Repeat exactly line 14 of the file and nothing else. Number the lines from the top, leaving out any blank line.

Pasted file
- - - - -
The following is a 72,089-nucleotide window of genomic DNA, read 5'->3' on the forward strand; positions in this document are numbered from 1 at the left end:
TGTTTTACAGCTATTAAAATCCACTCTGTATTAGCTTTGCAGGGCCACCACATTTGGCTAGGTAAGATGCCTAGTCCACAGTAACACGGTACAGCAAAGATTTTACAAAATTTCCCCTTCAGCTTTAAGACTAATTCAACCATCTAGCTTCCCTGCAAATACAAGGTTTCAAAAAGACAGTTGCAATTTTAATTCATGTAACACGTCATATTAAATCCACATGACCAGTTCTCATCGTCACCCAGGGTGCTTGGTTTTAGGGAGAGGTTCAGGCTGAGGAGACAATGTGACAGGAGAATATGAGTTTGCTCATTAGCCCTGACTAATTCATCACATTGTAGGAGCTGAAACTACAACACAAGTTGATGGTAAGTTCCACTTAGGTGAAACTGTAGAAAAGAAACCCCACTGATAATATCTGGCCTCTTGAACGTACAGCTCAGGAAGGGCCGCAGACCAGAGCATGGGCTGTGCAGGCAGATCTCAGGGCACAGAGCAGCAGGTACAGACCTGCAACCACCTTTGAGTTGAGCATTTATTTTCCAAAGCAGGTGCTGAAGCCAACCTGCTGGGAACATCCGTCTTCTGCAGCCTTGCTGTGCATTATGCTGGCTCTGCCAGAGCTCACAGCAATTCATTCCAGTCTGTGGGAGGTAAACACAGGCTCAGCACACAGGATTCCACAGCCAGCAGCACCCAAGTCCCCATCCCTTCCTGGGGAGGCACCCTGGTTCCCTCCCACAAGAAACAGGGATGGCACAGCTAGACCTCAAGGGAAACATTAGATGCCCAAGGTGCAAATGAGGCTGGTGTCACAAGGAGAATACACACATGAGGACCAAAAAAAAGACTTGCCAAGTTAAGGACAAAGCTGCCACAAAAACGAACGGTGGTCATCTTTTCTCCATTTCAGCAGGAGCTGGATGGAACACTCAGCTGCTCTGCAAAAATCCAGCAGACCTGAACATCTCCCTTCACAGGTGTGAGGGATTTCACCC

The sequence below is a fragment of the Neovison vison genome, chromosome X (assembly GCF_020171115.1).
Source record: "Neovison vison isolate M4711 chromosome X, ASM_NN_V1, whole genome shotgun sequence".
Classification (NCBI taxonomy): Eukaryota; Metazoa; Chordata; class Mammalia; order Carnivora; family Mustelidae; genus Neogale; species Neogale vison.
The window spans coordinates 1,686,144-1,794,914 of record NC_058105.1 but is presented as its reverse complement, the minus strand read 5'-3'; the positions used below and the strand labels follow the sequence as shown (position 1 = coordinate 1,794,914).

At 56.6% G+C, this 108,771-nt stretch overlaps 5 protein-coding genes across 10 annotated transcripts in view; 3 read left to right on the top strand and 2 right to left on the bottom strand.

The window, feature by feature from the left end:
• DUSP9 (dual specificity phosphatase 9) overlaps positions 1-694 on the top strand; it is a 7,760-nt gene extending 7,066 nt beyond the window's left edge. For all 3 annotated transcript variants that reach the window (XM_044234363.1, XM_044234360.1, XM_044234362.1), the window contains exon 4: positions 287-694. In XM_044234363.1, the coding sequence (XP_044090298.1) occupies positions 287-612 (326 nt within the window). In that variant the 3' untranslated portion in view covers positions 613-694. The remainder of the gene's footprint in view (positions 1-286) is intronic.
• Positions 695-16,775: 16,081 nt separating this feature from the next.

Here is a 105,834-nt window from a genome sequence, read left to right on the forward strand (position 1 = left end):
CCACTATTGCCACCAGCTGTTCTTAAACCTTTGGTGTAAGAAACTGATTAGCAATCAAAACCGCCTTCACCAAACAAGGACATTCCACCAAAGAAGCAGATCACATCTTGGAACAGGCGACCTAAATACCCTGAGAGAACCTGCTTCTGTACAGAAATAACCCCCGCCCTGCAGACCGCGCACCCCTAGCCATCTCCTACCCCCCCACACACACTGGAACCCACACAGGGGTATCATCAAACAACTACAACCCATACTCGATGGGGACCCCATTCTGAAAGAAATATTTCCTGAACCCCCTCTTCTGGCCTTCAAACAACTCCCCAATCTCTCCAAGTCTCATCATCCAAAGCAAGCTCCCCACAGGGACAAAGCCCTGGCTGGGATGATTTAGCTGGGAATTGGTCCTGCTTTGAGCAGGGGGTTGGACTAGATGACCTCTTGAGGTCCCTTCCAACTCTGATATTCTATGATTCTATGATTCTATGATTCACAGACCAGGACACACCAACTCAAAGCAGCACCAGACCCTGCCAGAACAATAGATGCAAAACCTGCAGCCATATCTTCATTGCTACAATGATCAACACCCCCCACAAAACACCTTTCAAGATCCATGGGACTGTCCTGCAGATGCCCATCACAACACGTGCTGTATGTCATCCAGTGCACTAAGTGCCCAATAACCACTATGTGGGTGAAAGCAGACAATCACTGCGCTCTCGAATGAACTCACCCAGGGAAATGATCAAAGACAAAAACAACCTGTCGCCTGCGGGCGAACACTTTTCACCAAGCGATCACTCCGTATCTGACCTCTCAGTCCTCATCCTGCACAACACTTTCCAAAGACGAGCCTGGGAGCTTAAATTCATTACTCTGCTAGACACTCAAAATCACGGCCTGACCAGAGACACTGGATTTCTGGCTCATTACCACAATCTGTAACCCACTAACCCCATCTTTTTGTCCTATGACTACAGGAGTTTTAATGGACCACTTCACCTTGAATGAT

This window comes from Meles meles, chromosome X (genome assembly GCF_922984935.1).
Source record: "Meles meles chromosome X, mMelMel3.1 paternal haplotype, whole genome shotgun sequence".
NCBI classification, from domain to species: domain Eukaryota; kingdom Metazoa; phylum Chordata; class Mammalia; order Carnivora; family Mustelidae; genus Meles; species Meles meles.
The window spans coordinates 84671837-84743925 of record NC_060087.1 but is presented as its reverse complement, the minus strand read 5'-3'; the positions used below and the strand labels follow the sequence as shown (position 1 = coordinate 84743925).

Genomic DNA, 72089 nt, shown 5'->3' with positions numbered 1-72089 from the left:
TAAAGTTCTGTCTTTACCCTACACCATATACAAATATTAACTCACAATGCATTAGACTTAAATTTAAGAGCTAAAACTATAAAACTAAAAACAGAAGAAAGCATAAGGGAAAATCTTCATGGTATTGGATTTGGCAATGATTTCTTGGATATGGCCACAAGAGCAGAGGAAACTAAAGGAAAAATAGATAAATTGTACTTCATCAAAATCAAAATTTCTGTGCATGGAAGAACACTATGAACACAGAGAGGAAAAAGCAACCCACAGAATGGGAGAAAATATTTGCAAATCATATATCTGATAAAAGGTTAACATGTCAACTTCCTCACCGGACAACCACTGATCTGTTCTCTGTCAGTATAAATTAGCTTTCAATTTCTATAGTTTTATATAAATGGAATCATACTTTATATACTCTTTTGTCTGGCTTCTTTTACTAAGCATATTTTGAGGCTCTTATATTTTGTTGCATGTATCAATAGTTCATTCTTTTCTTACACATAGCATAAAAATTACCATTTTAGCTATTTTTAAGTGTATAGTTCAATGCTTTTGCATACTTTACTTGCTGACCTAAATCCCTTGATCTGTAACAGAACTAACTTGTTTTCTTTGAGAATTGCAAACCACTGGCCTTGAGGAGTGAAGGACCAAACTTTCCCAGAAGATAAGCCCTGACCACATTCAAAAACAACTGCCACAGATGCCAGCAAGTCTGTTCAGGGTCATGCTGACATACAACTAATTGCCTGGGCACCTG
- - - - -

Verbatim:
Source record: "Meles meles chromosome X, mMelMel3.1 paternal haplotype, whole genome shotgun sequence".